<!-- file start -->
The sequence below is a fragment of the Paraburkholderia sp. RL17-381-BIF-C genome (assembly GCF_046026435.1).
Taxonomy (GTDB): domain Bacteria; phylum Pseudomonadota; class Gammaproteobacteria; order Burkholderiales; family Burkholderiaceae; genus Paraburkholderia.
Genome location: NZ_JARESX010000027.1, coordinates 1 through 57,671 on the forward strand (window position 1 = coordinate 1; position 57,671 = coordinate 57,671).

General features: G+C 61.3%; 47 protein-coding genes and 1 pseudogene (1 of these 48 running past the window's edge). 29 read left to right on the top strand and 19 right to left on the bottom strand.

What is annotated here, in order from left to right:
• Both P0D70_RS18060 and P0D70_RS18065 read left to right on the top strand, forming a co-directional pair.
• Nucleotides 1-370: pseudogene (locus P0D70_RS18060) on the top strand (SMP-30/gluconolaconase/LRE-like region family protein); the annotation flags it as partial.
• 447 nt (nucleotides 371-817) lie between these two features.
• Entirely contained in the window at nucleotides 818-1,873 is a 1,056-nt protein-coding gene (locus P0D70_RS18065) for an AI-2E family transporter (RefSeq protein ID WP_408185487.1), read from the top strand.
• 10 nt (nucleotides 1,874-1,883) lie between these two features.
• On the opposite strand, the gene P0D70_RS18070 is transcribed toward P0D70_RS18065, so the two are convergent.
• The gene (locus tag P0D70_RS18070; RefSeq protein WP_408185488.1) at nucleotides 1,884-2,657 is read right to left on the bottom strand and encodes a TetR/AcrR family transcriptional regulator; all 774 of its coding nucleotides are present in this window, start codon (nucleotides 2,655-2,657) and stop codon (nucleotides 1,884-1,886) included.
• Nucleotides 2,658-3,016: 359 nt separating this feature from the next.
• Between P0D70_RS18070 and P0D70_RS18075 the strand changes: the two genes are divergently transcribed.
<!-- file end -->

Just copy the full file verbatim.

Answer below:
The sequence below is a fragment of the Paraburkholderia sp. RL17-381-BIF-C genome (assembly GCF_046026435.1).
Taxonomy (GTDB): domain Bacteria; phylum Pseudomonadota; class Gammaproteobacteria; order Burkholderiales; family Burkholderiaceae; genus Paraburkholderia.
Genome location: NZ_JARESX010000027.1, coordinates 1 through 57,671 on the forward strand (window position 1 = coordinate 1; position 57,671 = coordinate 57,671).

General features: G+C 61.3%; 47 protein-coding genes and 1 pseudogene (1 of these 48 running past the window's edge). 29 read left to right on the top strand and 19 right to left on the bottom strand.

What is annotated here, in order from left to right:
• Both P0D70_RS18060 and P0D70_RS18065 read left to right on the top strand, forming a co-directional pair.
• Nucleotides 1-370: pseudogene (locus P0D70_RS18060) on the top strand (SMP-30/gluconolaconase/LRE-like region family protein); the annotation flags it as partial.
• 447 nt (nucleotides 371-817) lie between these two features.
• Entirely contained in the window at nucleotides 818-1,873 is a 1,056-nt protein-coding gene (locus P0D70_RS18065) for an AI-2E family transporter (RefSeq protein ID WP_408185487.1), read from the top strand.
• 10 nt (nucleotides 1,874-1,883) lie between these two features.
• On the opposite strand, the gene P0D70_RS18070 is transcribed toward P0D70_RS18065, so the two are convergent.
• The gene (locus tag P0D70_RS18070; RefSeq protein WP_408185488.1) at nucleotides 1,884-2,657 is read right to left on the bottom strand and encodes a TetR/AcrR family transcriptional regulator; all 774 of its coding nucleotides are present in this window, start codon (nucleotides 2,655-2,657) and stop codon (nucleotides 1,884-1,886) included.
• Nucleotides 2,658-3,016: 359 nt separating this feature from the next.
• Between P0D70_RS18070 and P0D70_RS18075 the strand changes: the two genes are divergently transcribed.